6. If you cut plywood into strips, stacked them on top of each other and glued, then profiled that, you would have half the wood fibres going parallel to span as before, but the other half would not be parallel to the chord, but perpendicular. Would that turn plywood into a good shear web suitable for covering with laminate?
  7. If you mean let them bend, then let's say you build them out of a low modulus material, meaning they bend enough in light wind without breaking in strong wind. You still have the problem that the more wind there is, the more they bend. That is because each batten is sheeted. It must act as a boom for the panels immediately above and below. That is mostly a feature, because you don't need to control twist by pulling hard on the leech, and that reduces loads on sail, yard, boom, and mast, and that is a big difference to the lug rig. But if you make the battens bendy enough to get a good sha
  8. Don't know. But narrow inflatable kayaks are pretty recent designs, so he most likely used one with a fat tube either side of the paddler, and those are quite beamy and stable. I forgot to mention https://woodenwidget.com/ Their Fliptail folding dinghy and Stasha nesting dinghy are both quite light, being skin on frame boats. So those might also be suitable alternatives if light weight is important to 2airishuman. Of course, if the Chameleon is a favourite design, alternatives may be irrelevant.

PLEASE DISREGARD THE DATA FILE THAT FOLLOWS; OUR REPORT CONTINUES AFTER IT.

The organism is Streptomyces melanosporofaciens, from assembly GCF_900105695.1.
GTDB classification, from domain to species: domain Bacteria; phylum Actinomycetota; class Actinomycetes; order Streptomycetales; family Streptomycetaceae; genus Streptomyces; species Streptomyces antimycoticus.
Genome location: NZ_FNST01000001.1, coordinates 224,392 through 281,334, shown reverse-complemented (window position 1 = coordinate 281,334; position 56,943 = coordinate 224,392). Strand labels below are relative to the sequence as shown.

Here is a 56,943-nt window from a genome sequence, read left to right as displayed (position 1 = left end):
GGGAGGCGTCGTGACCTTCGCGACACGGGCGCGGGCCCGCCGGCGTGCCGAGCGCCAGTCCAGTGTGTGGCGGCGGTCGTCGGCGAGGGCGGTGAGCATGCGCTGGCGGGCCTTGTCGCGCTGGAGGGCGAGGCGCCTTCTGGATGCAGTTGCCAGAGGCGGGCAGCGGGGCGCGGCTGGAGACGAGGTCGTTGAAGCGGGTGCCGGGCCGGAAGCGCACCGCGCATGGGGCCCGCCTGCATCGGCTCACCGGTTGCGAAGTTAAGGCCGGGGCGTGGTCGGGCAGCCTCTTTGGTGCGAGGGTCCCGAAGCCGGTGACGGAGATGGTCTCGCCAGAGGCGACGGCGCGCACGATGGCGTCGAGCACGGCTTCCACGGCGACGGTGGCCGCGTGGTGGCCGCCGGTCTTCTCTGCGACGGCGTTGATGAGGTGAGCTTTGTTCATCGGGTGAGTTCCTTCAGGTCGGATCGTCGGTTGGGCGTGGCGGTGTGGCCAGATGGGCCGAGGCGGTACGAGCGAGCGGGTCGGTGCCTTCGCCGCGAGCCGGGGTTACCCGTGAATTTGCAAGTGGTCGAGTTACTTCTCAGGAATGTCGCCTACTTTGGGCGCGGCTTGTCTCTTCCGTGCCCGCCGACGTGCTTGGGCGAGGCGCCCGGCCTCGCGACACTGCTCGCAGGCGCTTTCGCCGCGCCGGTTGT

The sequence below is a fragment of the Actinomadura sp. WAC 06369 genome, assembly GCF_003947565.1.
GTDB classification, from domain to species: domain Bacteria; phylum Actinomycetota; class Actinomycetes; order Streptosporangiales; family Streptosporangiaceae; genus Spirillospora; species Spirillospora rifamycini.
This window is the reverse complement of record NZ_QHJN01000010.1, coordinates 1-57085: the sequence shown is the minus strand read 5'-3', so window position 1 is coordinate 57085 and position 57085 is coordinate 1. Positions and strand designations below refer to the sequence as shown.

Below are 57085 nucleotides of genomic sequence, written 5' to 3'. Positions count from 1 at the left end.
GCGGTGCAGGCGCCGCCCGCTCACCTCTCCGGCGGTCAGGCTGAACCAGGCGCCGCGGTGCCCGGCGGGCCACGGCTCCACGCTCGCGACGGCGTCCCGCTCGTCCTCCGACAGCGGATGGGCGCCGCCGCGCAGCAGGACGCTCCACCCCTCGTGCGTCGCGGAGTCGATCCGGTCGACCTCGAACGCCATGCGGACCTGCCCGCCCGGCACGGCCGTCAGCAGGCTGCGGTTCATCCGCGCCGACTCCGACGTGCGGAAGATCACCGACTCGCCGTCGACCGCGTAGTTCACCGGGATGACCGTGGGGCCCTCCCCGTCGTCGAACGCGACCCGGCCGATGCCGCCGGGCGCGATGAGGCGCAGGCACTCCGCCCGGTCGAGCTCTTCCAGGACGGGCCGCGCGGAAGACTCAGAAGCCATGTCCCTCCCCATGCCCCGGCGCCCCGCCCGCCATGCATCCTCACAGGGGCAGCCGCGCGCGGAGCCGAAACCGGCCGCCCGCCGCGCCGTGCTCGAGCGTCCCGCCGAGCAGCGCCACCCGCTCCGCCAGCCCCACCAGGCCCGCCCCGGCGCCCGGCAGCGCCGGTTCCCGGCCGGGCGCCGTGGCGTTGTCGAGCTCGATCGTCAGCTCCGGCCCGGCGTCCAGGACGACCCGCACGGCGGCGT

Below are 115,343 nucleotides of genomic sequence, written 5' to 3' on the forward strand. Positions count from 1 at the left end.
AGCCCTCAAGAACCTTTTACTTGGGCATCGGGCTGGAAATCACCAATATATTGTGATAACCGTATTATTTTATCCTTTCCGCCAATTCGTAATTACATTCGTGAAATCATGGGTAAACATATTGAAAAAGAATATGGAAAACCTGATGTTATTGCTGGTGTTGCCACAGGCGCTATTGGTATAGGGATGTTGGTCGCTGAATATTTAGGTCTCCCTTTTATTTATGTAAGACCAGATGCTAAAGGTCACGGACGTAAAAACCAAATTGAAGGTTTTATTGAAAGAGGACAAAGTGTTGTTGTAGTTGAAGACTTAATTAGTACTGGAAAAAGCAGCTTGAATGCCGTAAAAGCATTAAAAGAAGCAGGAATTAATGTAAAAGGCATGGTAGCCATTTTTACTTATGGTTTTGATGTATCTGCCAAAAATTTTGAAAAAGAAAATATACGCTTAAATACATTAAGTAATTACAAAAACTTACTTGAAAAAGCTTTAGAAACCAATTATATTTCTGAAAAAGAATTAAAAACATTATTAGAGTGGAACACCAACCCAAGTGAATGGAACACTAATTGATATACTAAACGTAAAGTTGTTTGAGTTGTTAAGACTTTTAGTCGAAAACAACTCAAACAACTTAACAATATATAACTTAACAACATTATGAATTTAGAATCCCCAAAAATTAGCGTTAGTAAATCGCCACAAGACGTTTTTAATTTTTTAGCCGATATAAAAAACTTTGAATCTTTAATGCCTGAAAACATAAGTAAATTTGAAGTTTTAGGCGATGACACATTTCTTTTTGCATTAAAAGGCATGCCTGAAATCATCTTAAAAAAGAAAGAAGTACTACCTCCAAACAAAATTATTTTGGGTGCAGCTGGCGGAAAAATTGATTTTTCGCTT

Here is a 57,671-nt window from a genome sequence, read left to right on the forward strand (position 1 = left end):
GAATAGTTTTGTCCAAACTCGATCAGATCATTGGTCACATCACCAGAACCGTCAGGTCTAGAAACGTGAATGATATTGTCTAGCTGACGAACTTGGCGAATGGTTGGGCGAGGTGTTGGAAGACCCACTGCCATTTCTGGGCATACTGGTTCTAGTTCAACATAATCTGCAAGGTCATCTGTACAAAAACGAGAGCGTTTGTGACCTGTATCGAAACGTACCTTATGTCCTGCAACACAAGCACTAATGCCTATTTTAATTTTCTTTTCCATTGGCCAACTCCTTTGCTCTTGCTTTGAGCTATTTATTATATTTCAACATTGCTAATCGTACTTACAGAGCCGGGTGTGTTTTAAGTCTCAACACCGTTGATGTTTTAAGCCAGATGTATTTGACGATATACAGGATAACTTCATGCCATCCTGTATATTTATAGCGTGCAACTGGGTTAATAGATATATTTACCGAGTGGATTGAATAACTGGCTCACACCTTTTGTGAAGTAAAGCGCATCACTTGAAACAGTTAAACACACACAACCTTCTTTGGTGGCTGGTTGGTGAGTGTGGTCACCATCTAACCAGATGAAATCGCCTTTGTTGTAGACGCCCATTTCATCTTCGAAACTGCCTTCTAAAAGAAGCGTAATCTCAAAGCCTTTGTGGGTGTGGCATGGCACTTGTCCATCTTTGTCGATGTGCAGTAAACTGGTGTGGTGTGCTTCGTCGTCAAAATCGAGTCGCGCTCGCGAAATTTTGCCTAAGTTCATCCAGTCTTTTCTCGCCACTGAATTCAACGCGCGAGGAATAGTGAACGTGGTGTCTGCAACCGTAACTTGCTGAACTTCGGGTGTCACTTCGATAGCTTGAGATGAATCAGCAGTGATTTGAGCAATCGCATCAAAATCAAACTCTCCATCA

9. Jerome Fitzgerald, in one of his books, swore that the best dinghy is an inflatable kayak. And just yesterday, I watched an introduction into what is available: https://www.youtube.com/watch?v=5U8u_rkNTSY I think they are all lighter than what you think of building, and they pack down smaller.
  10. Hitting the bottom while trying not to broach when sailing in through surf. The more the load is sideways, the more friction there is between rudder blade and rudder head, and the less force there is to trigger the kick up. The rudders are designed for beach cats, so this is very much an expected load case. The moment you ground, the load is no longer limited by how much force the water can exert on the foil.